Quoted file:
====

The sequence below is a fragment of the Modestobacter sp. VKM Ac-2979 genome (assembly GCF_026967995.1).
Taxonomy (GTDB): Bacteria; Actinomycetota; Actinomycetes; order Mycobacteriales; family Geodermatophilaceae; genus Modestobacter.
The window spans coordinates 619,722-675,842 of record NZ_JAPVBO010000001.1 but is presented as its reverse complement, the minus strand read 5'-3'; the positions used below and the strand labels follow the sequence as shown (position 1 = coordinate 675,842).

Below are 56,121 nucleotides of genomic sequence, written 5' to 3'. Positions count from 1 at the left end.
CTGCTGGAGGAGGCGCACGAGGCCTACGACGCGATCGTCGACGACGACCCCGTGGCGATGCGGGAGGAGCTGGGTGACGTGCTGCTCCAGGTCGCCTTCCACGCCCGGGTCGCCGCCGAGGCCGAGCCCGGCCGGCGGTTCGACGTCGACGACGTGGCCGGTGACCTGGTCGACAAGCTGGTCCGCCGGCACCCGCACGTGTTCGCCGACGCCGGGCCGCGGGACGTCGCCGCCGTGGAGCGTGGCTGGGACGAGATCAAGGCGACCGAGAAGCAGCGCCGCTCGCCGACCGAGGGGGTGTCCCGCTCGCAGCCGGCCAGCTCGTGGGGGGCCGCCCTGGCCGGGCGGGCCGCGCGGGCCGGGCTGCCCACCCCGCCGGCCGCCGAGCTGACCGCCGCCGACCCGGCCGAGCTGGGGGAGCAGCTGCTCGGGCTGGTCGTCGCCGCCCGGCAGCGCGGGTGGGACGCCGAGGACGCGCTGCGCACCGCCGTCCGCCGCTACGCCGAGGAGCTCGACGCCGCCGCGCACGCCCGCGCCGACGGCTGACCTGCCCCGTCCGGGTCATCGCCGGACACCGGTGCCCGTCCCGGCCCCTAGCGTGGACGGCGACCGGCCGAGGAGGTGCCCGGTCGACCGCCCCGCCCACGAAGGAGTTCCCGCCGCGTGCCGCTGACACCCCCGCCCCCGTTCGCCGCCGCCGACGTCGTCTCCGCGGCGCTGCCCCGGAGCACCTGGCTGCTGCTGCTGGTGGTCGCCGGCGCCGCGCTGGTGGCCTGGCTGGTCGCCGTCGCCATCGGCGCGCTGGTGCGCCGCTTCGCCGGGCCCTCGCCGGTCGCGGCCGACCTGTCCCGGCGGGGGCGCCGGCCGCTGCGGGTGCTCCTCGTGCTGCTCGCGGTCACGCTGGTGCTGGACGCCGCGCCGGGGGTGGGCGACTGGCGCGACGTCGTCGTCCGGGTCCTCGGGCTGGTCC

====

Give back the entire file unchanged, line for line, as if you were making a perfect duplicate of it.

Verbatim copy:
The sequence below is a fragment of the Modestobacter sp. VKM Ac-2979 genome (assembly GCF_026967995.1).
Taxonomy (GTDB): Bacteria; Actinomycetota; Actinomycetes; order Mycobacteriales; family Geodermatophilaceae; genus Modestobacter.
The window spans coordinates 619,722-675,842 of record NZ_JAPVBO010000001.1 but is presented as its reverse complement, the minus strand read 5'-3'; the positions used below and the strand labels follow the sequence as shown (position 1 = coordinate 675,842).

Below are 56,121 nucleotides of genomic sequence, written 5' to 3'. Positions count from 1 at the left end.
CTGCTGGAGGAGGCGCACGAGGCCTACGACGCGATCGTCGACGACGACCCCGTGGCGATGCGGGAGGAGCTGGGTGACGTGCTGCTCCAGGTCGCCTTCCACGCCCGGGTCGCCGCCGAGGCCGAGCCCGGCCGGCGGTTCGACGTCGACGACGTGGCCGGTGACCTGGTCGACAAGCTGGTCCGCCGGCACCCGCACGTGTTCGCCGACGCCGGGCCGCGGGACGTCGCCGCCGTGGAGCGTGGCTGGGACGAGATCAAGGCGACCGAGAAGCAGCGCCGCTCGCCGACCGAGGGGGTGTCCCGCTCGCAGCCGGCCAGCTCGTGGGGGGCCGCCCTGGCCGGGCGGGCCGCGCGGGCCGGGCTGCCCACCCCGCCGGCCGCCGAGCTGACCGCCGCCGACCCGGCCGAGCTGGGGGAGCAGCTGCTCGGGCTGGTCGTCGCCGCCCGGCAGCGCGGGTGGGACGCCGAGGACGCGCTGCGCACCGCCGTCCGCCGCTACGCCGAGGAGCTCGACGCCGCCGCGCACGCCCGCGCCGACGGCTGACCTGCCCCGTCCGGGTCATCGCCGGACACCGGTGCCCGTCCCGGCCCCTAGCGTGGACGGCGACCGGCCGAGGAGGTGCCCGGTCGACCGCCCCGCCCACGAAGGAGTTCCCGCCGCGTGCCGCTGACACCCCCGCCCCCGTTCGCCGCCGCCGACGTCGTCTCCGCGGCGCTGCCCCGGAGCACCTGGCTGCTGCTGCTGGTGGTCGCCGGCGCCGCGCTGGTGGCCTGGCTGGTCGCCGTCGCCATCGGCGCGCTGGTGCGCCGCTTCGCCGGGCCCTCGCCGGTCGCGGCCGACCTGTCCCGGCGGGGGCGCCGGCCGCTGCGGGTGCTCCTCGTGCTGCTCGCGGTCACGCTGGTGCTGGACGCCGCGCCGGGGGTGGGCGACTGGCGCGACGTCGTCGTCCGGGTCCTCGGGCTGGTCC